BRECKENRIDGE – U.S. Snowboarding freestyle head coach Bud Keene understands how different his role becomes in an Olympic year: Whereas most of the time he focuses strictly on the national team’s riders, this year he must look out for all of America’s top guns.”One of the beauties of our qualification system in the U.S. – which is actually unique throughout the world – is that whether you’re on the team or not, when we go to have our Olympic qualifiers, everyone’s invited, everyone’s in,” Keene said. “It’s important to keep it that way because it’s truer to the roots of snowboarding – plus, it assures that we’re going to have the best U.S. riders, period, at the Olympics. And we don’t care who those people are – we just want the best.”Each rider’s two best results on the Chevy Trucks U.S. Snowboard Grand Prix tour, which kicks off with two superpipe events at Breckenridge this week and includes three subsequent pipe competitions later in the season, at Mount Bachelor (Ore.) and Mountain Creek Resort (N.J.), will determine who will fill the four spots on the Olympic team.Going into this week’s events, Keene said he had told all potential U.S. Olympians the same, regardless of their national team affiliation (or lack thereof). But that doesn’t mean he hasn’t considered which ones he’s more likely to coach in Turin, Italy, site of the 2006 Olympics.Asked to list which riders he pegs as the favorites on both the men’s and women’s sides, Keene ducked away from a crowd of athletes and got serious.Addressing the men first, Keene said, “There’s no doubt Shaun White is riding really, really, really well. Unbelievably well. That would probably be the safest prediction about one person that will make the team.”Danny [Kass] is also riding incredibly well. I think most people probably expect those two guys to do well in the [qualifying] process.”Neither Kass nor White is a member of the U.S. team, though Kass did win the silver medal at the 2002 Olympics in Salt Lake City.”After that,” Keene continued, “there are so many.”The coach noted Breckenridge’s Steve Fisher is a “front-runner” to win a spot, and named Andy Finch, Keir Dillon and defending gold medalist Ross Powers as contenders.”All of these guys on any given day can end up one on top of the other,” Keene said, reiterating, “I’d say that Shaun and Danny, most people expect them to win a spot on the team, but the other two spots, there are probably six or eight guys who can potentially do it.”On the women’s side, Keene said, “It’s a little bit easier to predict, I think – although not necessarily.”He said the favorites, in his eyes, are Gretchen Bleiler, Hannah Teter and defending gold medalist Kelly Clark.”The expectation is that the three of them will make the team,” he said. “And the other spot will be battled out for with Elena [Hight], Trish [Byrnes] and Lindsey [Jacobellis].”Jacobellis, also an Olympic medal favorite in boardercross, was last year’s overall Grand Prix pipe champ, winning two of the three contests. She finished 11th at Breckenridge before topping the podium at Mount Bachelor and Mountain Creek.As for what it will take to land on the Olympic roster, Keene said it’s hard to say.”For sure, if you win two contests, you’re going,” he said. “If you get a first and a second, you’re probably going. And then if there’s any ties we’ll go to the third result and so on.”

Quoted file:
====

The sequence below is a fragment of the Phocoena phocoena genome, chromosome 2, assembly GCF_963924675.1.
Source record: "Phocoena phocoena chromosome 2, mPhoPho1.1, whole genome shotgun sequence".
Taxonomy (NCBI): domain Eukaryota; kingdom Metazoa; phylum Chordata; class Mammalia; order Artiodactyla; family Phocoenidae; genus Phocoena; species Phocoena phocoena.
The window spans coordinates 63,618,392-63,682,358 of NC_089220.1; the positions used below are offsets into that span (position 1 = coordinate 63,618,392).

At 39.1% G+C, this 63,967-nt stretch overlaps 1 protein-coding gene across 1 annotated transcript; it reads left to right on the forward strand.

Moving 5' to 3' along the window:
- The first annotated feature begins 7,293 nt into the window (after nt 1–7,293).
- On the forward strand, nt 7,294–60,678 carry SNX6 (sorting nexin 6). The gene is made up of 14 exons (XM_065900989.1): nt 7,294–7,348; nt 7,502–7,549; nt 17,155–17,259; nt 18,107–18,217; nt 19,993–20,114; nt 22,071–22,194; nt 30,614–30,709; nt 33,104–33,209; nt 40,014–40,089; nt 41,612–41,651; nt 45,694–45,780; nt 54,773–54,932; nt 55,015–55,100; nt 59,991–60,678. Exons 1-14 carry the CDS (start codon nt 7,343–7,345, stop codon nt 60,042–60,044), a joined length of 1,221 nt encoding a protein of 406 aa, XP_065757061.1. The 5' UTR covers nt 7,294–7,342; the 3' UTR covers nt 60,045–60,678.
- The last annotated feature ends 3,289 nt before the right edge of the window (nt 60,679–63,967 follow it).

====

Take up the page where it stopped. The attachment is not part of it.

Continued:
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In the 50-mile race, three-time Olympian and Aspen bred Simi Hamilton bombed down Fanny Hill to capture the overall men’s title. Hamilton, who retired from professional cross-country skiing earlier this year, completed the race in a time of 4 hours, 17 minutes, 19 seconds. Nicole Tittensor, from Axtell, Utah, was the first woman to finish the 50-mile race.